I would like to give a special thanks to ?Raymond and Beth Braman of Copper Gifts for working with me on this project.  They were AMAZING, and also to The Twinery.
And of course, Mique.
If you would like to donate time or money to autism research, click on the button below.

Tidy Mom

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  1. 1
    Theresa Farnik says:

    I love your idea of making the cookies and the cookie jars. I teach students with autism at the elemetary level. They are of all levels on the spectrum. Each year during Autism Awareness Month in my school, I do something every week to promote autism awareness. Some of the things I do have been to decorate the entire building with autism posters. I also put up a large bulletin board signifying autism awarenss. I do a variety of information programs. I decorate our teacher’s lounge with puzzle pieces and put up mini posters or saying all over the lounge with facts about autism. One year, I did a glueten free project where I had candy jar full of skittles candy and had my co-workers guess the number in the jar. (Along with facts about how gluten can affect those with autism). The person coming closest to the correct # of skittles in the jar won the jar and the candy. I also do announcements each day with autism facts over the intercom and then draw a co-worker’s name. I have purchased a variety of items beforehand promoting autism awareness and the name that is drawn wins that “prize” for the day. (These items have included autism mugs, jewelry, t-shirts, caps, car magnets, pins, ect.) The entire school gets involved in the process of what it is like to experience autism by participating in a sensory overload experiment. Each year I try to add new experiences and ideas that are both fun and factual. This year will be the cookies and the cookie jar for one. Thank you for the great idea!!! Theresa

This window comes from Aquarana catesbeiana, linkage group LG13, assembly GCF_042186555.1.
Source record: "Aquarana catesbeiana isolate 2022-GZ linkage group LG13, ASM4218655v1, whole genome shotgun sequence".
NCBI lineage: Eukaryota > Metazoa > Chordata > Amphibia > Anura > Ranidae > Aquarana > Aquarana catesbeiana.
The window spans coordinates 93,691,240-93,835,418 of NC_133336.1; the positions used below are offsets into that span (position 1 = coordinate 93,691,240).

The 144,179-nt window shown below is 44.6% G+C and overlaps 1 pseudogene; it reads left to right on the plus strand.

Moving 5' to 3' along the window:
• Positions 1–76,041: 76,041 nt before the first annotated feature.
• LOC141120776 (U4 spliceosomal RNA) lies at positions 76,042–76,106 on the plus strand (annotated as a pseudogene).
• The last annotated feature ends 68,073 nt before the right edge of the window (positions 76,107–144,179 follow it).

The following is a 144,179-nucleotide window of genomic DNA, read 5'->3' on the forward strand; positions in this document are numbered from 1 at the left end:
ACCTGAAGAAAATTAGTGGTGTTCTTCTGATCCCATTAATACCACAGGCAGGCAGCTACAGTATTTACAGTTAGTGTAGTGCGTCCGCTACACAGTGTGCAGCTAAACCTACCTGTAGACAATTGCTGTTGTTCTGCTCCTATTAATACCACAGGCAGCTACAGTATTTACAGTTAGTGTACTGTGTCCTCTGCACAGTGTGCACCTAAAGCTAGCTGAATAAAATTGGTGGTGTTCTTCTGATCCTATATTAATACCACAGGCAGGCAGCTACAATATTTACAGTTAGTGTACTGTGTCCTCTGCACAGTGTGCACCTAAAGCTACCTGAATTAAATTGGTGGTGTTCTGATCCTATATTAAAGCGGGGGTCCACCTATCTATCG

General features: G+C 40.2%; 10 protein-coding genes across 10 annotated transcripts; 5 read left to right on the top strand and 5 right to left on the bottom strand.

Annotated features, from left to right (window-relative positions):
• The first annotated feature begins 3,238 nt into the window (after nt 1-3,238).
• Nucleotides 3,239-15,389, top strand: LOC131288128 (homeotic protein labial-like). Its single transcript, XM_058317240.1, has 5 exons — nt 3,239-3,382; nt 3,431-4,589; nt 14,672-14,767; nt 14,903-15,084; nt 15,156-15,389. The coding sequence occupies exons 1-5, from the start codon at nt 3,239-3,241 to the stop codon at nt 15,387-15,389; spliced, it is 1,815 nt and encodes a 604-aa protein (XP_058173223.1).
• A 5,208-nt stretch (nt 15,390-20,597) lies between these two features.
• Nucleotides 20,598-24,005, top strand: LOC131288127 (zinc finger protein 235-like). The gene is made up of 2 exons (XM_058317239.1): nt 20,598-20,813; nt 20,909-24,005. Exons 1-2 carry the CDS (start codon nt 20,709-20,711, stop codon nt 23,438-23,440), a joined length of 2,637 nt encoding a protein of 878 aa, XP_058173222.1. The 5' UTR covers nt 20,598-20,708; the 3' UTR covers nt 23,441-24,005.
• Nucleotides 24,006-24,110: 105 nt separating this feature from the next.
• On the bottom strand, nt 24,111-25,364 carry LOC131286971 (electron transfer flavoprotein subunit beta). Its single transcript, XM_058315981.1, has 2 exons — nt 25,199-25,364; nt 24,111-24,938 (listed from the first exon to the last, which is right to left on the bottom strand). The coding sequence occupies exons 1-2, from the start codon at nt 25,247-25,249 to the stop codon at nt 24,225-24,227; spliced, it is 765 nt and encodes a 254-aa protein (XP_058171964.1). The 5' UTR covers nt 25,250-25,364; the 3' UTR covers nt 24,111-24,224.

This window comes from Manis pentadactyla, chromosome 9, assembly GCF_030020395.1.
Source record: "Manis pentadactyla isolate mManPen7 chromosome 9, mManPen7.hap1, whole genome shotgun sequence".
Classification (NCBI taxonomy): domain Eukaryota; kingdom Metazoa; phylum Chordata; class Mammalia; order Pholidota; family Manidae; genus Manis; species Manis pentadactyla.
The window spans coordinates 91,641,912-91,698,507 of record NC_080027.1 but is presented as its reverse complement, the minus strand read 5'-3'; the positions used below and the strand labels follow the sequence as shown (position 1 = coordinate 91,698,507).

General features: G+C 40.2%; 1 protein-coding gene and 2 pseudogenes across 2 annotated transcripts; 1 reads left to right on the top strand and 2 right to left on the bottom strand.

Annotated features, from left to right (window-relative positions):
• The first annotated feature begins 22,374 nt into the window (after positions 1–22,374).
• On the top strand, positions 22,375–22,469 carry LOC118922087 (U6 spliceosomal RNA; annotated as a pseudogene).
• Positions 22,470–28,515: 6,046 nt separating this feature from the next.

2. 2
    Andrea Chase says:

    I have two children on the autism spectrum. They love to bake with me and they bring their treats into school to share with friends and teachers. These are so cool, I think we are going to order a cutter or two and make some cookies.

  3. 3
    pamela says:

    Hi just wondering what size cookie cutter did you use in this project. I pop over to copper gift and they have 3 sizes of the cutter they have the mini tiny and mini cutter . I have that is autistic and I’m thingking if barrowing your idea as a party favor for his 3rd birthday

  4. 4
    Heidi Egan says:


    I am a teacher of children with autism and I am getting married next summer! I’m looking to do my favors as a donation for Autism. I would like to give my guests a puzzle piece cookie in addition to this donation. Do you offer any type of group package for events like this?

    Heidi Egan

  5. 5
    Linda Ann Horvath says:

    On April 20, I will be running an Autism Awareness Program geared for the Girl Scouts of the Jersey Shore, although, this program is also open to Boy Scouts, and the public should they wish to attend. I have kept the cost of the program at the bare minimum of $3.00 to help cover the cost of the patch and facility use. This event is NOT A FUNDRAISER. I want to give the attendees an idea of “what someone on the Autism Spectrum experiences,” through a hands-on program, as well as promote awareness on the “scout’s level” so they are more accepting of kid’s their own age on the Autism Spectrum and allow for inclusion as much as possible in Scout troops. This program is just the beginning, because in the Fall of 2013, I will be conducting a training for Adult Leaders of both the Girl Scouts and Boy Scouts which will relate to “Scouting With Children On The Spectrum.” I am planning on making planning on making autism puzzle shaped puzzle pieces for snack for everyone in attendance. Autism has touched my life in so many ways. I have 7 children on the autism spectrum and I myself are on the spectrum as well. I have recently been asked by Autism & Scouting to serve on a committee to help prepare training kits for scout leaders who will be working with children on the spectrum and I am so honored to do so. I have only been recently diagnosed, but it has given me an answer to so many questions from my childhood, and I hope that my children and the children I work with don’t suffer from the same unanswered questions I had growing up. Thank God for progress!